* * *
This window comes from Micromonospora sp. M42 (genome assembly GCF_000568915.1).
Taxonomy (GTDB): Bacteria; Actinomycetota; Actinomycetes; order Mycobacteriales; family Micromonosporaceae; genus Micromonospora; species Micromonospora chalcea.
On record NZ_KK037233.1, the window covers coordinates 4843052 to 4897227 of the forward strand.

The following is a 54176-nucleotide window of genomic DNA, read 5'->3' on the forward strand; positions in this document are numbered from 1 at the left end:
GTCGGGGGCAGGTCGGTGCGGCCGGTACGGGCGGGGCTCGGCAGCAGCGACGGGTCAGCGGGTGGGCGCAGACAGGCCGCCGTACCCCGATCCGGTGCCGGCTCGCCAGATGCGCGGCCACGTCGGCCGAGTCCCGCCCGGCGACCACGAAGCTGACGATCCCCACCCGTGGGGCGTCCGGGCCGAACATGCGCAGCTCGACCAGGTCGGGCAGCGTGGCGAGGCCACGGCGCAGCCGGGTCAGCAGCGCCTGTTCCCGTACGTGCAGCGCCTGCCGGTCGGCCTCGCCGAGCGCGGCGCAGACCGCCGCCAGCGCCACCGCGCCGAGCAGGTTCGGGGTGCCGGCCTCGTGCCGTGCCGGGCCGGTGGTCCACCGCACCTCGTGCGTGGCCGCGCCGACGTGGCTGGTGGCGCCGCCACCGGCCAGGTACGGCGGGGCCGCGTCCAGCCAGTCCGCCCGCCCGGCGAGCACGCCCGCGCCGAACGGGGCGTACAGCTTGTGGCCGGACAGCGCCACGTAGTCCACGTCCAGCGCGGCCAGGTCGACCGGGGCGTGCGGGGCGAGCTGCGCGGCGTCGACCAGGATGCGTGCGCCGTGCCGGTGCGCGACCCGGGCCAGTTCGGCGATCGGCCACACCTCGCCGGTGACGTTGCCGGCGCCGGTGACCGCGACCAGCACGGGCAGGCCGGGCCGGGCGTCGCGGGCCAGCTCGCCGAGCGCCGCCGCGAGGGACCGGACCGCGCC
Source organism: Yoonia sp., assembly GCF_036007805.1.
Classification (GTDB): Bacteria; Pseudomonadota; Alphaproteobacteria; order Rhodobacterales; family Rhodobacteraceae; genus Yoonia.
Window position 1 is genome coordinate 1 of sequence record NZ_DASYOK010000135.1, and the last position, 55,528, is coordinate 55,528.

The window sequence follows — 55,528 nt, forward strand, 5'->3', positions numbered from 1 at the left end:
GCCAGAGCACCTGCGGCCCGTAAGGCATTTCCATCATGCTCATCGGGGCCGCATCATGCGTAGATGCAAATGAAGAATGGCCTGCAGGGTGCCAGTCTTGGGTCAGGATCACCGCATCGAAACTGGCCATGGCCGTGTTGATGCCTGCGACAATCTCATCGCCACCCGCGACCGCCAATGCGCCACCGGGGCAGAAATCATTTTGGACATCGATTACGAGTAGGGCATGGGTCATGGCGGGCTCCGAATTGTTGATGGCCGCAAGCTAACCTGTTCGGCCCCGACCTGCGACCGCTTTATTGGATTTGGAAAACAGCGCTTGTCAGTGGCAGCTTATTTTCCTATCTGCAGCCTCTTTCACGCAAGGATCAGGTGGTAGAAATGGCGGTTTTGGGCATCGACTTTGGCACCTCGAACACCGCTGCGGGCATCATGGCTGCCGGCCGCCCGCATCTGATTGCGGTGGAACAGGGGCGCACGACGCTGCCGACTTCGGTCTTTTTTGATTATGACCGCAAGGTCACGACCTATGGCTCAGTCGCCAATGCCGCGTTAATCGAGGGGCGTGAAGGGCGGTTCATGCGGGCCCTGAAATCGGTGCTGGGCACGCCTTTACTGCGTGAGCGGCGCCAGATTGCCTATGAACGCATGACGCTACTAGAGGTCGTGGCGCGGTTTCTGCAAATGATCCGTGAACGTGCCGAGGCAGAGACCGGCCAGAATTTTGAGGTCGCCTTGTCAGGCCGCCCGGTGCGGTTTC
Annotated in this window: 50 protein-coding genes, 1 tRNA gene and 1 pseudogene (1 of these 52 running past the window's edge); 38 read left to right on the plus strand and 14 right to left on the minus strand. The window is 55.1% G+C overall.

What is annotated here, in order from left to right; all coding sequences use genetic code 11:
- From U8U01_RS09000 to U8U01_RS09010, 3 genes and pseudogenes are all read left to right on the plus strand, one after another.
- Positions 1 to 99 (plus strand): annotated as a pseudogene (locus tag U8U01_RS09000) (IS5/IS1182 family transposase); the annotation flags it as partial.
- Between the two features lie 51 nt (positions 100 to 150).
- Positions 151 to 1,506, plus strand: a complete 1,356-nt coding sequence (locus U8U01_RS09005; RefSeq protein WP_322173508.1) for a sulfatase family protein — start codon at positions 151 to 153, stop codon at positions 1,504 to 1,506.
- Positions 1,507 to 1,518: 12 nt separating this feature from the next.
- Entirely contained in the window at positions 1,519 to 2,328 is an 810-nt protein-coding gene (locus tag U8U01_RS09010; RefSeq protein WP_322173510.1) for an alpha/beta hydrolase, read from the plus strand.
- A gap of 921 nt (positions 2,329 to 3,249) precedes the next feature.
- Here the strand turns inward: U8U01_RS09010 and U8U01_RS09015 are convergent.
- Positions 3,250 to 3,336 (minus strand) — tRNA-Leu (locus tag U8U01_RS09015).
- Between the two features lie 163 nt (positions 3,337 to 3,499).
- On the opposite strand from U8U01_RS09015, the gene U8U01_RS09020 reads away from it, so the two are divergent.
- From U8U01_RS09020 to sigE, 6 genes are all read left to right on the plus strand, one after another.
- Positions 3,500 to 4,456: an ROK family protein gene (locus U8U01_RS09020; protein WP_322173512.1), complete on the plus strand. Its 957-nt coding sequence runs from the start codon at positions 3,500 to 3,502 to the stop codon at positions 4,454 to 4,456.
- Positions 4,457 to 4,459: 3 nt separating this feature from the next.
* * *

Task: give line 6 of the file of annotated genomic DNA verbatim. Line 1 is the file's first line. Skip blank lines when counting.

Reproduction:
Source organism: Yoonia sp., assembly GCF_036007805.1.